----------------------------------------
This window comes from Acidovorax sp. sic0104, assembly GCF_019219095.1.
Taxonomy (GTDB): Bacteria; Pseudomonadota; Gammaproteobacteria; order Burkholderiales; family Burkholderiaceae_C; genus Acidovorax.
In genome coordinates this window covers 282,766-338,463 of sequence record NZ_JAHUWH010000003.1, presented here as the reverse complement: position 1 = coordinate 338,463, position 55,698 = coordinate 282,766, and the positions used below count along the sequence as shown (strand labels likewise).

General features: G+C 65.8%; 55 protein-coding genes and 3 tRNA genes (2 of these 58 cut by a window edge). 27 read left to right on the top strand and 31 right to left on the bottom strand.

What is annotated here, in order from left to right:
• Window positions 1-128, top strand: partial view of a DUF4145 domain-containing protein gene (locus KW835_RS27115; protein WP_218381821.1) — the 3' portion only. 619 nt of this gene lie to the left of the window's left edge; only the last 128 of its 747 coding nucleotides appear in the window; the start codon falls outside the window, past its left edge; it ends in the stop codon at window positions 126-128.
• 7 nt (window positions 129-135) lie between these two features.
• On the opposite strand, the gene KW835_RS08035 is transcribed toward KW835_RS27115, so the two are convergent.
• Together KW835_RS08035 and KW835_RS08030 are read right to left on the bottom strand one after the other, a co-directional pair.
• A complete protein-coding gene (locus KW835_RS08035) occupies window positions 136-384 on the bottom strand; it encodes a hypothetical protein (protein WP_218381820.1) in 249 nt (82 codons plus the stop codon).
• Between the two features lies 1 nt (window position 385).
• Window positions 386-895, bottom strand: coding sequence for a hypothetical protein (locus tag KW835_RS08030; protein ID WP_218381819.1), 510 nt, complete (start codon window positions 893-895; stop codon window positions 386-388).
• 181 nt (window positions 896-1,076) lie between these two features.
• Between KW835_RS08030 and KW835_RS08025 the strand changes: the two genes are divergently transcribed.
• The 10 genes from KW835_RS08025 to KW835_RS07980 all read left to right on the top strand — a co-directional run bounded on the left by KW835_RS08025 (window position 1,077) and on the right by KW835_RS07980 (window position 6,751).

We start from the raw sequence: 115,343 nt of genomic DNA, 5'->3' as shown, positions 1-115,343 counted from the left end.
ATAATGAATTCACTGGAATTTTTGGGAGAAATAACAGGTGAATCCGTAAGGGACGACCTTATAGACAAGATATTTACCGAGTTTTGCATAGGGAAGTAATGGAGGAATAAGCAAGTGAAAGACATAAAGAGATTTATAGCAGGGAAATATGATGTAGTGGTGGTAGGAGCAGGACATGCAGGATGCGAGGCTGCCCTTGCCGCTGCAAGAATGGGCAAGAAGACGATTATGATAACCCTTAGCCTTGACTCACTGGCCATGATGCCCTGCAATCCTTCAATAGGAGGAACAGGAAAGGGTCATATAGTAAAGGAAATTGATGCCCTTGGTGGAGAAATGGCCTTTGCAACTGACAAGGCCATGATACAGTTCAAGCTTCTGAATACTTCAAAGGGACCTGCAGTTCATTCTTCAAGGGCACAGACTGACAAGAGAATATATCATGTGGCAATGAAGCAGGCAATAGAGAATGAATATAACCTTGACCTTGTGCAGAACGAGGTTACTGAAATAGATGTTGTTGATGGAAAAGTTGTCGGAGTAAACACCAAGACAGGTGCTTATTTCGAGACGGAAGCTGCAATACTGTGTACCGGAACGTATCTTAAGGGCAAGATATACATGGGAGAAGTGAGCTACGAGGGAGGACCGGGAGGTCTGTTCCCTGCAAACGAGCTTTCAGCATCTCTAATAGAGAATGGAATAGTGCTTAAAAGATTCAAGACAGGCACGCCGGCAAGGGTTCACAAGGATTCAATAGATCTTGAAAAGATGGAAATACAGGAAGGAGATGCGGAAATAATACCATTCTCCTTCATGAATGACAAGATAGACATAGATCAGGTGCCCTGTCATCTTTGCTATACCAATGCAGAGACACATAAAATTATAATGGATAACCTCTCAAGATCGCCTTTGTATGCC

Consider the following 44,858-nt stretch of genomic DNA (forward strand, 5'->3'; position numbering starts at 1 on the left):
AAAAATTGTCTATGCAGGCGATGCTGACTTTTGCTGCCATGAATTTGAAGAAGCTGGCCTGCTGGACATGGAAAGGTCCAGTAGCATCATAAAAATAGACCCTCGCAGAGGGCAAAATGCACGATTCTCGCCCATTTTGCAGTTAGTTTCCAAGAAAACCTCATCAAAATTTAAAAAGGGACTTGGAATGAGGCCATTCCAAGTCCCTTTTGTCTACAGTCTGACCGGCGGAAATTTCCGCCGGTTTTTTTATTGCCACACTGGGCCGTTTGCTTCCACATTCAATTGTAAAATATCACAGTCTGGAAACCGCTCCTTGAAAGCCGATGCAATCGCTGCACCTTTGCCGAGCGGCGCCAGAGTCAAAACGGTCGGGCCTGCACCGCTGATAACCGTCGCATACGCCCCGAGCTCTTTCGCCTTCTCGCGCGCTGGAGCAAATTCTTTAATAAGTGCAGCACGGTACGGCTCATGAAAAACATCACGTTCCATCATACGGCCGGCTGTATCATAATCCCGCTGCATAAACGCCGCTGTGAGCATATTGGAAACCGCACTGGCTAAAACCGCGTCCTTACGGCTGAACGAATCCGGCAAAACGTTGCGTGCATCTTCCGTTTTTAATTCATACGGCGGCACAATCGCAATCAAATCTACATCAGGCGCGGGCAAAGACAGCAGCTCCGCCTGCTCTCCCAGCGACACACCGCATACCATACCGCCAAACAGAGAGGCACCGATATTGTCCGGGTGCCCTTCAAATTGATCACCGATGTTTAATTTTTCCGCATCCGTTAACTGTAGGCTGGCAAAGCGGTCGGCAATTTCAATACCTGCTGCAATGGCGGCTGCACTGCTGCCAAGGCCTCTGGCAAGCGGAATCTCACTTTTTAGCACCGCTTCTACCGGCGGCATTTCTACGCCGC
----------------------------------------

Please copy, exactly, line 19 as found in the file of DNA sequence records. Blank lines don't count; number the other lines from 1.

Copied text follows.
AAAAATTGTCTATGCAGGCGATGCTGACTTTTGCTGCCATGAATTTGAAGAAGCTGGCCTGCTGGACATGGAAAGGTCCAGTAGCATCATAAAAATAGACCCTCGCAGAGGGCAAAATGCACGATTCTCGCCCATTTTGCAGTTAGTTTCCAAGAAAACCTCATCAAAATTTAAAAAGGGACTTGGAATGAGGCCATTCCAAGTCCCTTTTGTCTACAGTCTGACCGGCGGAAATTTCCGCCGGTTTTTTTATTGCCACACTGGGCCGTTTGCTTCCACATTCAATTGTAAAATATCACAGTCTGGAAACCGCTCCTTGAAAGCCGATGCAATCGCTGCACCTTTGCCGAGCGGCGCCAGAGTCAAAACGGTCGGGCCTGCACCGCTGATAACCGTCGCATACGCCCCGAGCTCTTTCGCCTTCTCGCGCGCTGGAGCAAATTCTTTAATAAGTGCAGCACGGTACGGCTCATGAAAAACATCACGTTCCATCATACGGCCGGCTGTATCATAATCCCGCTGCATAAACGCCGCTGTGAGCATATTGGAAACCGCACTGGCTAAAACCGCGTCCTTACGGCTGAACGAATCCGGCAAAACGTTGCGTGCATCTTCCGTTTTTAATTCATACGGCGGCACAATCGCAATCAAATCTACATCAGGCGCGGGCAAAGACAGCAGCTCCGCCTGCTCTCCCAGCGACACACCGCATACCATACCGCCAAACAGAGAGGCACCGATATTGTCCGGGTGCCCTTCAAATTGATCACCGATGTTTAATTTTTCCGCATCCGTTAACTGTAGGCTGGCAAAGCGGTCGGCAATTTCAATACCTGCTGCAATGGCGGCTGCACTGCTGCCAAGGCCTCTGGCAAGCGGAATCTCACTTTTTAGCACCGCTTCTACCGGCGGCATTTCTACGCCGC